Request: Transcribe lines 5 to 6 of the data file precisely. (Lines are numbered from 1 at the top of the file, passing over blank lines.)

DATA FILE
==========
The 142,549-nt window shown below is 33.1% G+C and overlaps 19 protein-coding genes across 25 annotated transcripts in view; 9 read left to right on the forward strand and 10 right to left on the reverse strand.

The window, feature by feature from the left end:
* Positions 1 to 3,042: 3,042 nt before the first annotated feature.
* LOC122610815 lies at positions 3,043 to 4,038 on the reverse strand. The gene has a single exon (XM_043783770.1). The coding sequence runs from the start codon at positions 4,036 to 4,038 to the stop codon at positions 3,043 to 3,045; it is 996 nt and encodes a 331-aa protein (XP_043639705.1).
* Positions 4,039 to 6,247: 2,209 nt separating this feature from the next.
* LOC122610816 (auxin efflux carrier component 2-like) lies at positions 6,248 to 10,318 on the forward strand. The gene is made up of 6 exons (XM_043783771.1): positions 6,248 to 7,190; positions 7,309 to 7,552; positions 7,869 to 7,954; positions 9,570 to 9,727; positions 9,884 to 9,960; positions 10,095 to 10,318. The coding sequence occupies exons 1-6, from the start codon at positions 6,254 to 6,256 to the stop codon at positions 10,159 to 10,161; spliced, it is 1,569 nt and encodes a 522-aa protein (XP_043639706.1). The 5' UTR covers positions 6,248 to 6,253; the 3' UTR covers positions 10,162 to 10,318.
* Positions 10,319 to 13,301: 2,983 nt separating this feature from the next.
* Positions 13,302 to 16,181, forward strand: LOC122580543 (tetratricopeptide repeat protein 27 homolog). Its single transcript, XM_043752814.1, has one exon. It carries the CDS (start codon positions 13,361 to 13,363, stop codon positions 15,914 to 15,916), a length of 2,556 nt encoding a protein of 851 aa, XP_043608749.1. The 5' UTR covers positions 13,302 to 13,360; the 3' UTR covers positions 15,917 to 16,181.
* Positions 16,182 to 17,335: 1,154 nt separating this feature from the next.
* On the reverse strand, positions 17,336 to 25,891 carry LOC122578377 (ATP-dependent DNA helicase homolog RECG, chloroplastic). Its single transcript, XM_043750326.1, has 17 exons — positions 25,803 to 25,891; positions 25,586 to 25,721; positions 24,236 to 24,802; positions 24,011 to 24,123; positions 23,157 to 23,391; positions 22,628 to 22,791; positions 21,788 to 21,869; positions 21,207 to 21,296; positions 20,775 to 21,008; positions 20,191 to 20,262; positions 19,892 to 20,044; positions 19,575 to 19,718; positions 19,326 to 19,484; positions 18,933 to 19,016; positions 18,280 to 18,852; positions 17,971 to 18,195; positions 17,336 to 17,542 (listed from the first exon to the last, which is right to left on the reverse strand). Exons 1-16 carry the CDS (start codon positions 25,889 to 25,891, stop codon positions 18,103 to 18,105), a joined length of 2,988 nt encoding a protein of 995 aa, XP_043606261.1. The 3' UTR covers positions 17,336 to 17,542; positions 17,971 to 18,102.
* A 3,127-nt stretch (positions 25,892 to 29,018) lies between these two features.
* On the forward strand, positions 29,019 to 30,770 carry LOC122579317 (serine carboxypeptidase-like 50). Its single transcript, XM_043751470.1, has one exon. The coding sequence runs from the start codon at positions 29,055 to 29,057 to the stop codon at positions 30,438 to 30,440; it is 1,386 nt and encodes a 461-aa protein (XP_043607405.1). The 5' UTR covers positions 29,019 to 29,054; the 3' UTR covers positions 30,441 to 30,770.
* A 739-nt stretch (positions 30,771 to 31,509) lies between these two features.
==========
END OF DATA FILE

* Positions 4,039 to 6,247: 2,209 nt separating this feature from the next.
* LOC122610816 (auxin efflux carrier component 2-like) lies at positions 6,248 to 10,318 on the forward strand. The gene is made up of 6 exons (XM_043783771.1): positions 6,248 to 7,190; positions 7,309 to 7,552; positions 7,869 to 7,954; positions 9,570 to 9,727; positions 9,884 to 9,960; positions 10,095 to 10,318. The coding sequence occupies exons 1-6, from the start codon at positions 6,254 to 6,256 to the stop codon at positions 10,159 to 10,161; spliced, it is 1,569 nt and encodes a 522-aa protein (XP_043639706.1). The 5' UTR covers positions 6,248 to 6,253; the 3' UTR covers positions 10,162 to 10,318.